Today, in these vision centers, technicians take eye scans and send them to doctors in Madurai for review. Automated diagnosis can streamline and expand the process, reaching more people in more places -- the kind of "McDonaldization" espoused by Dr. V. The technology still faces regulatory hurdles in India, in part because of the difficulty of navigating the country's bureaucracy. And though Google's eye system is now certified for use in Europe, it is still awaiting approval in the United States. Luke Oakden-Rayner, the director of medical imaging research at the Royal Adelaide Hospital in Australia, said these systems might even need new regulatory frameworks because existing rules weren't always sufficient. "I am not convinced that people care enough about the safety of these systems," he said.
Leading Chinese AI startup 4Paradigm has announced a strategic partnership with Shanghai's Ruijin Hospital on AI application in healthcare, especially chronic health conditions. The two today unveiled their first AI-backed diabetes prediction and management product, "Rui Ning Zhi Tang," which predicts diabetes and diabetic cardiovascular complications risk in the next three years and provides assessments and personalized solutions for disease prevention and control. Ruijin is one of the most highly reputed hospitals in China. Its Department of Endocrinology has topped national endocrinology rankings for eight consecutive years. Ruijin also leads the National Metabolic Clinical Research Center and the Key Laboratory of the Ministry of Health.
Doctors can sometimes make a diagnosis when faced with cataracts and blurry eye scans. The Google system still struggles to do this. It is trained largely on clear, unobstructed images of the retina, though Google is exploring the use of lower-quality images. Even with this limitation, Dr. Kim said, the system can augment what doctors can do on their own. Aravind already operates small vision centers in many of the cities and villages surrounding Madurai.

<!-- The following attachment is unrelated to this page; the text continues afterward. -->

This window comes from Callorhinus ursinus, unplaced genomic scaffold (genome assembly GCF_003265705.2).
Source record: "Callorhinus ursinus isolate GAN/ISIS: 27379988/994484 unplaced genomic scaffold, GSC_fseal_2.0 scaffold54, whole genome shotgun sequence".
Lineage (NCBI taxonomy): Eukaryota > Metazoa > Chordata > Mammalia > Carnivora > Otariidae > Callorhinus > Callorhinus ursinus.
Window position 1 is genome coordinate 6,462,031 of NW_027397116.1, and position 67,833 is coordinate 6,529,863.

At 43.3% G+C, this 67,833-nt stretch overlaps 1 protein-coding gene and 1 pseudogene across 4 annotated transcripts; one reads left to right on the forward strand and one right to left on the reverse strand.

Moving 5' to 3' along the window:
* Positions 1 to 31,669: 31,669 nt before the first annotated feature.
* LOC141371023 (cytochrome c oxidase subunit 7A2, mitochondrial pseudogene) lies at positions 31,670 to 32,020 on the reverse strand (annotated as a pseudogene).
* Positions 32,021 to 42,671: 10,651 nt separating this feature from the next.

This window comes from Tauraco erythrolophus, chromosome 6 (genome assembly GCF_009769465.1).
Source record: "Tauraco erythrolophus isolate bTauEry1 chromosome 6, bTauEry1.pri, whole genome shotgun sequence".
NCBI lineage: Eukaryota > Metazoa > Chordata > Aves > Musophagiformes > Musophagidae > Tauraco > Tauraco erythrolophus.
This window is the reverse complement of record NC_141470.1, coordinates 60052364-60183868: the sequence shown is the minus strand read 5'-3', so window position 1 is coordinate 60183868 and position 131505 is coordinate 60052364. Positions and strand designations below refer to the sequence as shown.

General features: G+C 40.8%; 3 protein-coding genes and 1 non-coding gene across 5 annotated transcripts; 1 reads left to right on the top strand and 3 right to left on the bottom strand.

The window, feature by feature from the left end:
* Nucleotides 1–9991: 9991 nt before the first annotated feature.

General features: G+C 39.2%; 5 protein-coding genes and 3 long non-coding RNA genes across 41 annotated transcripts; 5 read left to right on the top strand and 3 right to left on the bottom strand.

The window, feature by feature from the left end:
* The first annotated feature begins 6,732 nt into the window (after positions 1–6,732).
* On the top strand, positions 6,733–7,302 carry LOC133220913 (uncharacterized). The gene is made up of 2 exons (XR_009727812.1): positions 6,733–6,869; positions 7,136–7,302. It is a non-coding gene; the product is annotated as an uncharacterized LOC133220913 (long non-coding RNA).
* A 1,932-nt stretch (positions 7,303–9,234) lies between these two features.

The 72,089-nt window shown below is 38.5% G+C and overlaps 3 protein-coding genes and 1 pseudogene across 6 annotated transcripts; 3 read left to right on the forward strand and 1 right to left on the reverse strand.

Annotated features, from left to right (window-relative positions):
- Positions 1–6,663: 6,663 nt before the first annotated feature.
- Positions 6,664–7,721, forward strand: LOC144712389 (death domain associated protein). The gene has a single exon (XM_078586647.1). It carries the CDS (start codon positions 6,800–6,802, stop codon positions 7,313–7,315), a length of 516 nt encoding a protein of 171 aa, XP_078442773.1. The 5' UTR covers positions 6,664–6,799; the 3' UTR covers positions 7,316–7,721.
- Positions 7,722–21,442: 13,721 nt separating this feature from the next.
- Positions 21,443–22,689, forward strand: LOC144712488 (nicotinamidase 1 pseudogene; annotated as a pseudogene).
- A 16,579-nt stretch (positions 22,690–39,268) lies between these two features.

After revolutionizing various industry sectors, the introduction of artificial intelligence in healthcare is transforming how we diagnose and treat critical disorders. A team of experts in the Laboratory for Respiratory Diseases at the Catholic University of Leuven, Belgium, trained an AI-based computer algorithm using good quality data. Dr. Marko Topalovic, a postdoctoral researcher in the team, announced that AI was found to be more consistent and accurate in interpreting respiratory test results and in suggesting diagnoses, as compared to lung specialists. Likewise, Artificial Intelligence Research Centre for Neurological Disorders at the Beijing Tiantan Hospital and a research team from the Capital Medical University developed the BioMind AI system, which correctly diagnosed brain tumor in 87% of 225 cases in about 15 minutes, whereas the results of a team of 15 senior doctors displayed only 66% accuracy. The introduction of technologies such as deep learning and artificial intelligence in healthcare can help achieve more efficiency and precision.
The AI-powered, cloud-based system will be available for use by primary care providers. Over 30 million Americans have diabetes, and diabetic retinopathy--which occurs when blood sugar levels result in damage to retinal blood vessels--is considered mostly preventable. Still, it causes vision loss in tens of thousands of people each year and is the leading cause of blindness among working-age Americans. "Many patients with diabetes are not adequately screened for diabetic retinopathy since about 50 percent of them do not see their eye doctor on a yearly basis," Malvina Eydelman, MD, said in the FDA's official announcement. She serves as director of the Division of Ophthalmic, and Ear, Nose and Throat Devices at the agency's Center for Devices and Radiological Health.